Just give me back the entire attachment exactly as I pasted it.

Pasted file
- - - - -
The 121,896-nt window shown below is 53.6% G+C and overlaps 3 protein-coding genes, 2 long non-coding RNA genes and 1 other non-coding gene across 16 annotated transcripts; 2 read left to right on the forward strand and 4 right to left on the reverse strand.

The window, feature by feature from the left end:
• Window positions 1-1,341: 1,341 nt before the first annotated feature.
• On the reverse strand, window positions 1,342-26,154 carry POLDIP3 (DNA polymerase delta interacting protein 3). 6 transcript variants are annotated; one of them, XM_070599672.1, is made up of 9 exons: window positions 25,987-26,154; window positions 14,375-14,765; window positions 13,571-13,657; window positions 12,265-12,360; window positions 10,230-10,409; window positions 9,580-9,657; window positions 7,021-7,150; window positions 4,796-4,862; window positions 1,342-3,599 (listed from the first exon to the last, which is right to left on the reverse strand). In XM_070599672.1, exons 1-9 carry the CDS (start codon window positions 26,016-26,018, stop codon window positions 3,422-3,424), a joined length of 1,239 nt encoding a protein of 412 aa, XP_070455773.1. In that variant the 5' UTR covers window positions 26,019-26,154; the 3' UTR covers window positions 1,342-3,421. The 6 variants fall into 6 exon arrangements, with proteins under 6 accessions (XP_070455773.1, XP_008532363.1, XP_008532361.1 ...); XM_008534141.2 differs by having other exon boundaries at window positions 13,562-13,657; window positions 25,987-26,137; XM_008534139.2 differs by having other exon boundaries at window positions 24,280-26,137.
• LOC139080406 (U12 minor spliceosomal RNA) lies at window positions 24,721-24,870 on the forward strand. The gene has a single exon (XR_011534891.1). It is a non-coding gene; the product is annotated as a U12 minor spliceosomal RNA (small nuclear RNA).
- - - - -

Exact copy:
The 121,896-nt window shown below is 53.6% G+C and overlaps 3 protein-coding genes, 2 long non-coding RNA genes and 1 other non-coding gene across 16 annotated transcripts; 2 read left to right on the forward strand and 4 right to left on the reverse strand.

The window, feature by feature from the left end:
• Window positions 1-1,341: 1,341 nt before the first annotated feature.
• On the reverse strand, window positions 1,342-26,154 carry POLDIP3 (DNA polymerase delta interacting protein 3). 6 transcript variants are annotated; one of them, XM_070599672.1, is made up of 9 exons: window positions 25,987-26,154; window positions 14,375-14,765; window positions 13,571-13,657; window positions 12,265-12,360; window positions 10,230-10,409; window positions 9,580-9,657; window positions 7,021-7,150; window positions 4,796-4,862; window positions 1,342-3,599 (listed from the first exon to the last, which is right to left on the reverse strand). In XM_070599672.1, exons 1-9 carry the CDS (start codon window positions 26,016-26,018, stop codon window positions 3,422-3,424), a joined length of 1,239 nt encoding a protein of 412 aa, XP_070455773.1. In that variant the 5' UTR covers window positions 26,019-26,154; the 3' UTR covers window positions 1,342-3,421. The 6 variants fall into 6 exon arrangements, with proteins under 6 accessions (XP_070455773.1, XP_008532363.1, XP_008532361.1 ...); XM_008534141.2 differs by having other exon boundaries at window positions 13,562-13,657; window positions 25,987-26,137; XM_008534139.2 differs by having other exon boundaries at window positions 24,280-26,137.
• LOC139080406 (U12 minor spliceosomal RNA) lies at window positions 24,721-24,870 on the forward strand. The gene has a single exon (XR_011534891.1). It is a non-coding gene; the product is annotated as a U12 minor spliceosomal RNA (small nuclear RNA).